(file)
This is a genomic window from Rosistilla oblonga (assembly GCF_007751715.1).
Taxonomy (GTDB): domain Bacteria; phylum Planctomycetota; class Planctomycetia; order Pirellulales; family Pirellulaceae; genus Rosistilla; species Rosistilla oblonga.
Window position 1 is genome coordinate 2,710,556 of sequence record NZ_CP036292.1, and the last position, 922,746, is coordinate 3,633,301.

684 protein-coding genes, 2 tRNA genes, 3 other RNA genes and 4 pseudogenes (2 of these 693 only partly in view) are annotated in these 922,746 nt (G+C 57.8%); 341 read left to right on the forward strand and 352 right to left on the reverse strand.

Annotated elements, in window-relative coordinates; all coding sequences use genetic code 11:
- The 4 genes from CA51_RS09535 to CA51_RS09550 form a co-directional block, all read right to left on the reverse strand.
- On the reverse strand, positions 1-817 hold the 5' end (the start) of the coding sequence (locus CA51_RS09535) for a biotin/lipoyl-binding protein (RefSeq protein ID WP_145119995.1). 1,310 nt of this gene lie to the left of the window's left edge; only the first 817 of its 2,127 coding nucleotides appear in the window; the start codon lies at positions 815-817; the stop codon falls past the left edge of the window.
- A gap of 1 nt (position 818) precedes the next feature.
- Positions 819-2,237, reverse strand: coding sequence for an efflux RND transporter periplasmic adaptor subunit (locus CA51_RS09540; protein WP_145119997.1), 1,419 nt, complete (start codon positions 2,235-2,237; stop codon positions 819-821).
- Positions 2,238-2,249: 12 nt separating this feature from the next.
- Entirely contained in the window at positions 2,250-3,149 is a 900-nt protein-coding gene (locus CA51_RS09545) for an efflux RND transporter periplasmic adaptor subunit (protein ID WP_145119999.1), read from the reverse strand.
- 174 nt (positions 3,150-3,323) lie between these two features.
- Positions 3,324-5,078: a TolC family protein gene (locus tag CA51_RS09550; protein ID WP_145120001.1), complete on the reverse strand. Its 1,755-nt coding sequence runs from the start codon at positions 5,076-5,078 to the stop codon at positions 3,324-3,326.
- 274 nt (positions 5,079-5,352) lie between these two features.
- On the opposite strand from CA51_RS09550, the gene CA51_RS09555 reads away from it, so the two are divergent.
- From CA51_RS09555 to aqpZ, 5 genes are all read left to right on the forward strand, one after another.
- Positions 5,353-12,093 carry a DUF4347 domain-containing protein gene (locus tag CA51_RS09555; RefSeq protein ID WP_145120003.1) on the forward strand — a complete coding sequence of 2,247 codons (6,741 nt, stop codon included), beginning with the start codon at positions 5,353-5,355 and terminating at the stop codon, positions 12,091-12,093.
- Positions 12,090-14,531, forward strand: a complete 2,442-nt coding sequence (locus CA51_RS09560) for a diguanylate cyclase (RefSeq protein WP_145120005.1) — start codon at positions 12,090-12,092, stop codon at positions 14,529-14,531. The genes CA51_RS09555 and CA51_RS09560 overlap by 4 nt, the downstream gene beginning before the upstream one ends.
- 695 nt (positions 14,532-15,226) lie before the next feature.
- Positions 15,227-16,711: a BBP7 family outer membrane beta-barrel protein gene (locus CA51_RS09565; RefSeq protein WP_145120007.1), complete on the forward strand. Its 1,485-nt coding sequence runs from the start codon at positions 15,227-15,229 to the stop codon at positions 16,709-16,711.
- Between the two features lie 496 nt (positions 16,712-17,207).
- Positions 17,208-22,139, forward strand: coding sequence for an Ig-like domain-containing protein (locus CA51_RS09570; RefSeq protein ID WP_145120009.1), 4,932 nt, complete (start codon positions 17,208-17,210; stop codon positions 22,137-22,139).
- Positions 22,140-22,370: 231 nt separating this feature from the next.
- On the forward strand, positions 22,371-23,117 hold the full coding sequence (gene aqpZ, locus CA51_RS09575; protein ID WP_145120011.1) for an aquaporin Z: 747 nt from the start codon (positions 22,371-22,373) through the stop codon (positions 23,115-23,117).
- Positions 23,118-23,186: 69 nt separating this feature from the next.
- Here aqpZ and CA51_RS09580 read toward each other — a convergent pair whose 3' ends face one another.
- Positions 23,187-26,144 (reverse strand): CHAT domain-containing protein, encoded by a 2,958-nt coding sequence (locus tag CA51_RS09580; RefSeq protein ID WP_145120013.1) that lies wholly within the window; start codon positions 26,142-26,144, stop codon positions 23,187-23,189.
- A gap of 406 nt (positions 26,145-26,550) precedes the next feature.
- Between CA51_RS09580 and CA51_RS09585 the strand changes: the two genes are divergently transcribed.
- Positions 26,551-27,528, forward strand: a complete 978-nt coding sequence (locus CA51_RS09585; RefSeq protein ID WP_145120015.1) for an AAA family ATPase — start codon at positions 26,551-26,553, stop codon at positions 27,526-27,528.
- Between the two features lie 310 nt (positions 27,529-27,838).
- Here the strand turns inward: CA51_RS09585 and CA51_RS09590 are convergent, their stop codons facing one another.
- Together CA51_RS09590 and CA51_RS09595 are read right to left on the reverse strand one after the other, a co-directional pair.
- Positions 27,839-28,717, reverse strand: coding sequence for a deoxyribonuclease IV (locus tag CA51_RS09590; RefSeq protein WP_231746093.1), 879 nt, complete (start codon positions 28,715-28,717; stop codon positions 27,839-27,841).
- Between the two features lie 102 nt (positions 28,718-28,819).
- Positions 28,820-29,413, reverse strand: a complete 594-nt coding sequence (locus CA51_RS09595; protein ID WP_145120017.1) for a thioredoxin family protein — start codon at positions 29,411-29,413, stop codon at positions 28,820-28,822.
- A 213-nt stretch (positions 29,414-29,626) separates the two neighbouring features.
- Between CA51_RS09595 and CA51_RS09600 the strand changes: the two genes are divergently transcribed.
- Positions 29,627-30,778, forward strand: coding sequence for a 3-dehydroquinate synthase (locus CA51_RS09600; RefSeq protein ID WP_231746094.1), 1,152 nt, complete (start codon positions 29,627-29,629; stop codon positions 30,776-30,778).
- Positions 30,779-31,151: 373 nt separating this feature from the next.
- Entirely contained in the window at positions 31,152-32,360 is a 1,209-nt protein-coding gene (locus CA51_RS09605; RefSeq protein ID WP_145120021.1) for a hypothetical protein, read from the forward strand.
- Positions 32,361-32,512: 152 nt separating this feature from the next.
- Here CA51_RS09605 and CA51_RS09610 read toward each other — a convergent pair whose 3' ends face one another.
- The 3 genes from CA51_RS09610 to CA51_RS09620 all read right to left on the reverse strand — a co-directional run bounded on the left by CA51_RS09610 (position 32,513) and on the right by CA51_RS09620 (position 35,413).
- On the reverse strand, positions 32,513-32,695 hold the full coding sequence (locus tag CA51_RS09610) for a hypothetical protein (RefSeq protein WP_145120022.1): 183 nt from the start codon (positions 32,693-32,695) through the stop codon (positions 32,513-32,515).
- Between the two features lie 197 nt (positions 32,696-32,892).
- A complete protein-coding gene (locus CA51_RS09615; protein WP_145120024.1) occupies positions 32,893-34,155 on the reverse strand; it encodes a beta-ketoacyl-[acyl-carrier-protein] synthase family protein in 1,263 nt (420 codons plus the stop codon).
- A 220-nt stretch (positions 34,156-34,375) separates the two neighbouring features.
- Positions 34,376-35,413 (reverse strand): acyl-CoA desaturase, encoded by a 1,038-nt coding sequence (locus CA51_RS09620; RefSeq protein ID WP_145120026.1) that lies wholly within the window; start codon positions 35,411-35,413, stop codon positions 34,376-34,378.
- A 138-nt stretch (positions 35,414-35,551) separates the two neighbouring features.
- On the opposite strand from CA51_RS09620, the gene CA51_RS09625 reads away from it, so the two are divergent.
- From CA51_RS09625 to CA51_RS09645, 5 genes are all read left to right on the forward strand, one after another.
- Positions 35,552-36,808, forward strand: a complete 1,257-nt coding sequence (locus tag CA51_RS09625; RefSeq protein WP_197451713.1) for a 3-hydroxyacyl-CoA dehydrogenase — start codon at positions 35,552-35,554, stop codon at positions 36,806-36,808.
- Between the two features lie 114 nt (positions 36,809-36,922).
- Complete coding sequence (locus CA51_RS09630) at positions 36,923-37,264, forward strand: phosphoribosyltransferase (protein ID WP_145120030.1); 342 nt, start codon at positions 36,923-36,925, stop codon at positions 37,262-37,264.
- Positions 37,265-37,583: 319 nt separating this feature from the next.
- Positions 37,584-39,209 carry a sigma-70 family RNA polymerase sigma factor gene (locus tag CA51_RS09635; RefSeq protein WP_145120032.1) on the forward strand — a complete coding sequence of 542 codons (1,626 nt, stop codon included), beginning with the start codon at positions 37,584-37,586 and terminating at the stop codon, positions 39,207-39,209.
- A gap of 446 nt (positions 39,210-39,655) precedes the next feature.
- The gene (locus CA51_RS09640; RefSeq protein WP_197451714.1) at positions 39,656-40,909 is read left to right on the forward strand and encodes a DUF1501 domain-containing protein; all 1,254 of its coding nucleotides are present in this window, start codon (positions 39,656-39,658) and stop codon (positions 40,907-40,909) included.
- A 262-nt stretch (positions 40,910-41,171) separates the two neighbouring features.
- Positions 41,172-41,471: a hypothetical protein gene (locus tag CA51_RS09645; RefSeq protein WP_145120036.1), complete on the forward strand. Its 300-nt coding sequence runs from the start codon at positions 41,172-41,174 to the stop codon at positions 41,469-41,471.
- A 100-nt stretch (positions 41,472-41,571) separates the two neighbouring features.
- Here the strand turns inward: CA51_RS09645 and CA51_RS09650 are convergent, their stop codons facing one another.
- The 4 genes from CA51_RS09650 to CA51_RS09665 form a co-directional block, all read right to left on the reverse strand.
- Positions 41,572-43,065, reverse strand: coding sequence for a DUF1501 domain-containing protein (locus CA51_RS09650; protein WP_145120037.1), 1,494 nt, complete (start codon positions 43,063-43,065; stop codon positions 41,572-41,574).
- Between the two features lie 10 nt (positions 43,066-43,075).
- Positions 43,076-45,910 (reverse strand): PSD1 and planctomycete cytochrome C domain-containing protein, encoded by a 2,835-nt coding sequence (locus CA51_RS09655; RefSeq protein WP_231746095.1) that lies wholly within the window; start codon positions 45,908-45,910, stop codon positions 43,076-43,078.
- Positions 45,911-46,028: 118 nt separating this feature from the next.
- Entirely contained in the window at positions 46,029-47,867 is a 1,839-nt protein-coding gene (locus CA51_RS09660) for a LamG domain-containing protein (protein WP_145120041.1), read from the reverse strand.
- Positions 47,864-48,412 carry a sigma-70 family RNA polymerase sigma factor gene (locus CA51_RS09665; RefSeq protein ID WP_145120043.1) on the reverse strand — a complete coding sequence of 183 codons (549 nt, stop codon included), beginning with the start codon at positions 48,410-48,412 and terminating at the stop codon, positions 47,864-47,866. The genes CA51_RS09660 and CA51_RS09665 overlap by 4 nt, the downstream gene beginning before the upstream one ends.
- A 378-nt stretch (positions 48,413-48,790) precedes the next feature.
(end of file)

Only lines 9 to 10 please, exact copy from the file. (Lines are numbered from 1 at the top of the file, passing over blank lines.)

- Positions 819-2,237, reverse strand: coding sequence for an efflux RND transporter periplasmic adaptor subunit (locus CA51_RS09540; protein WP_145119997.1), 1,419 nt, complete (start codon positions 2,235-2,237; stop codon positions 819-821).
- Positions 2,238-2,249: 12 nt separating this feature from the next.